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Paneer Pakora


Paneer Pakora is a vegetarian dish that is made for parties, functions and weddings. The ingredients are simple: cottage cheese cubes, chickpea powder, salt, pepper, mango powder. The pakoras are shallow-... Read more

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Romdeng: Excellent Cambodian Food for a Good Cause Submitted by: kayokorob
Street 174, Phnom Penh

When I was in Phnom Penh, I wanted to find high-quality Khmer (Cambodian) food. Now, every touristy restaurant and street vendor serves Khmer dishes, but I was looking for the best in the city. So I did a little research online and came across Romdeng, a restaurant with an interesting backstory, which is it's one of several establishments run by Friends International and its local affiliate Mith Samlanh. For those unfamiliar, Friends International is an NGO that helps urban youth. What Mith Samlanh has done with their two restaurants, Friends and the more upscale Romdeng, is to take children off the streets, train them in the hospitality industry as chefs, servers, etc. and then help them get jobs across Cambodia when they finish the program. Another benefit of this program is a revitalization of Khmer cuisine, since all the chefs (and anyone else with an education) were killed during the Khmer Rouge period. Because of this tragic history, the country has been in danger of losing the old recipes.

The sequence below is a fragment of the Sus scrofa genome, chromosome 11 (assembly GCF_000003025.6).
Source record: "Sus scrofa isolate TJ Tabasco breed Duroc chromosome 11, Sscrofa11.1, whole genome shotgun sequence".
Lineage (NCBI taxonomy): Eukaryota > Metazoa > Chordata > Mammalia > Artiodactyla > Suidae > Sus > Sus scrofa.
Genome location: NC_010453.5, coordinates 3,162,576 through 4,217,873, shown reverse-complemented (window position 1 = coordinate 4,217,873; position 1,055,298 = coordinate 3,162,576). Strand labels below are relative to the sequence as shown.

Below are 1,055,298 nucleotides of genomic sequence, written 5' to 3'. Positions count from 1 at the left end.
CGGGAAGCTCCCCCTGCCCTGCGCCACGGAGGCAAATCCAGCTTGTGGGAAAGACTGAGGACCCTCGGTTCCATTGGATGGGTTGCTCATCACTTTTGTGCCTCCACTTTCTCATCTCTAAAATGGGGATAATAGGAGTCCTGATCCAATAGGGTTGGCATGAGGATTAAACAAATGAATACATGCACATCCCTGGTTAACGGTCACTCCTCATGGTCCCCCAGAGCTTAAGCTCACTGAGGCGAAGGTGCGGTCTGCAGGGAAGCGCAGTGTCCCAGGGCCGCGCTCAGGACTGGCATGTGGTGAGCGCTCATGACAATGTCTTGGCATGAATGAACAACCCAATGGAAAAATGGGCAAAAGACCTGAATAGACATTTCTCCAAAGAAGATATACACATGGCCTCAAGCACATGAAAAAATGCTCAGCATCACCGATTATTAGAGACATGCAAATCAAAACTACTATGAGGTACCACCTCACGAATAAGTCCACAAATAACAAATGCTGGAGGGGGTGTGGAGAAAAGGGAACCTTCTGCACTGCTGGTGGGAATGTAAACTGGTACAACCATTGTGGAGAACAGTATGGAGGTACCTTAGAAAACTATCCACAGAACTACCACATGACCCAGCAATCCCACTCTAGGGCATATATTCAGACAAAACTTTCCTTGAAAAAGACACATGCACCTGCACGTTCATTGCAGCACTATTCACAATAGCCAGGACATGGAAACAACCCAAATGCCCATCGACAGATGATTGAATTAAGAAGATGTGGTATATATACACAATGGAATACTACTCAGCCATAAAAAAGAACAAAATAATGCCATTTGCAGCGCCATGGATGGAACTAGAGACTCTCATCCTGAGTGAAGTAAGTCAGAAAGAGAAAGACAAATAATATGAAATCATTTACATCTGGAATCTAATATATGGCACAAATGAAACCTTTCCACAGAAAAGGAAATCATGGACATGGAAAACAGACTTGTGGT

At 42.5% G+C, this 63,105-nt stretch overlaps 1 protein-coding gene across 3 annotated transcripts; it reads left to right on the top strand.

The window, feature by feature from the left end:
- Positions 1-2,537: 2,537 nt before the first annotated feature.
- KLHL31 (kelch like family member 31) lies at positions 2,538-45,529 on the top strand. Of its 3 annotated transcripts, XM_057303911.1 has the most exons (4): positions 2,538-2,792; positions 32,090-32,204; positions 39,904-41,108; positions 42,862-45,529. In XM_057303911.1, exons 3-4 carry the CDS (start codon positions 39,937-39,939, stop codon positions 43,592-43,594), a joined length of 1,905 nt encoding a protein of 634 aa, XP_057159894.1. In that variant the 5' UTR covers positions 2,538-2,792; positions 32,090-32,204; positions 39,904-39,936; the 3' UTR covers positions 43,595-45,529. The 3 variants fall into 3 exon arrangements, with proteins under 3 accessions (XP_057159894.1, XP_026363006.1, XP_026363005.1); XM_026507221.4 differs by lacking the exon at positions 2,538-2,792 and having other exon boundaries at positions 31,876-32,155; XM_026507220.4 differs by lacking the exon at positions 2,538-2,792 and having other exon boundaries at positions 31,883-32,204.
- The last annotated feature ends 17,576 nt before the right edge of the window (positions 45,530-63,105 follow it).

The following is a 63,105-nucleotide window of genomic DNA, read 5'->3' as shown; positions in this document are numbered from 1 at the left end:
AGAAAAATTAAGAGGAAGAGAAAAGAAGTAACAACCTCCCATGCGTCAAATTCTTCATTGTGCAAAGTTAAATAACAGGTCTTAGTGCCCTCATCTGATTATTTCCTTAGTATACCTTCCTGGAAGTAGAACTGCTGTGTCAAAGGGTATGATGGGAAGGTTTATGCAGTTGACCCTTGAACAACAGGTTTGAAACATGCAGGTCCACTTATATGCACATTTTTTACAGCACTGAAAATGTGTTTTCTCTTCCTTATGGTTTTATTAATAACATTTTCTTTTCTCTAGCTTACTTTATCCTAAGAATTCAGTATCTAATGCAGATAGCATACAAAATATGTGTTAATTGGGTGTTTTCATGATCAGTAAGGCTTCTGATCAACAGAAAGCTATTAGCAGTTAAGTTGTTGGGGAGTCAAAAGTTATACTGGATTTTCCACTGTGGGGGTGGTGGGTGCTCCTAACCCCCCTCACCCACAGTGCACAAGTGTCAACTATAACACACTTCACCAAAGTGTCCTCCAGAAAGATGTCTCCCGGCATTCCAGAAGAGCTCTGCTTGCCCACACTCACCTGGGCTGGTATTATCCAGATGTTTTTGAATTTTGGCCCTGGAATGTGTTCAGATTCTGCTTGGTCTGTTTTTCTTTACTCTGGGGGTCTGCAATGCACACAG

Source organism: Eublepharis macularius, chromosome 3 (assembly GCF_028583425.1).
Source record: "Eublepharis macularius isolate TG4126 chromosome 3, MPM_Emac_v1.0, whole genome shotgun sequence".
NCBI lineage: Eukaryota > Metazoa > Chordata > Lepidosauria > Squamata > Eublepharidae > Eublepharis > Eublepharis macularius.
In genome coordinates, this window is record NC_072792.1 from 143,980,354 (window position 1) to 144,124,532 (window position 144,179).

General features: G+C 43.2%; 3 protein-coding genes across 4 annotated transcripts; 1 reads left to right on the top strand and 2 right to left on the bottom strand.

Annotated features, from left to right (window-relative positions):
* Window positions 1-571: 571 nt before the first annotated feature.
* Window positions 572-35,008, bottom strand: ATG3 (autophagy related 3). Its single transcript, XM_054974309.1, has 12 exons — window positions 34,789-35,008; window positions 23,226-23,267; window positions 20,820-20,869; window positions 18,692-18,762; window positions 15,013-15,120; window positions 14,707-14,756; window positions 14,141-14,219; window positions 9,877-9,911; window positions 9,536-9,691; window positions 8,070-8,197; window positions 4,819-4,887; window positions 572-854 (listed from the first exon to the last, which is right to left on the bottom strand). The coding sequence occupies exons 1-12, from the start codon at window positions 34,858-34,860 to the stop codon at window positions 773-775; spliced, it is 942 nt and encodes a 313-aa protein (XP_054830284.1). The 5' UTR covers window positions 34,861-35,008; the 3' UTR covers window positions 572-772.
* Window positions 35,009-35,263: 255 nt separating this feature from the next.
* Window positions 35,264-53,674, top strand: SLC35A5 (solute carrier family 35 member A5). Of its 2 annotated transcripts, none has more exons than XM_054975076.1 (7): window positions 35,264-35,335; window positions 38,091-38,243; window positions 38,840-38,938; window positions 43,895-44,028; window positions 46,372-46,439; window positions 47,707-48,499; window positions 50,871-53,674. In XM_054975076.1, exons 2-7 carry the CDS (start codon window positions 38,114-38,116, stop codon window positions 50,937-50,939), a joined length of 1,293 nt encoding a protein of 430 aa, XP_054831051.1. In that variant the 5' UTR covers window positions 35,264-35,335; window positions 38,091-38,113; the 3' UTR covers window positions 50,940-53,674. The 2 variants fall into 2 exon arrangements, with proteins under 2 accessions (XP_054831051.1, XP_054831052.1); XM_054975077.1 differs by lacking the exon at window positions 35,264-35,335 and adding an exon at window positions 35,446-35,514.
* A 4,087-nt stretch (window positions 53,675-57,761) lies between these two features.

Romdeng drew me because it is located in a former colonial mansion and had been written up in a number of places, including The New York Times. I was not in the least bit disappointed by my experience there. In fact, it was one of the best meals I have had in Southeast Asia, and I have traveled extensively in Thailand, Laos, Cambodia, and Vietnam. The colonial décor was charming, the service was fantastic, and I had the honor to be served by a “teacher” and two of his students who were conscientious in their duties of fine dining service. Finally, the food was fantastic. It was unfortunate that I was by myself (my friends had not yet arrived in the city) because the portions were very large, and this meant I could not try as many Cambodian specialties as I would have liked, of which there were several pages. I used the opportunity to sample deep-fried tarantulas and red tree ants (see separate entries), the two most exotic offerings on the menu, and finished with a more ordinary dessert of turmeric and rice flour crepes, filled with bananas and topped with coconut gelato. The entire meal (including two beers) totaled $20, which is more expensive than most places in Phnom Penh, but still an excellent value for the delicious food, ambient atmosphere, and excellent service provided.


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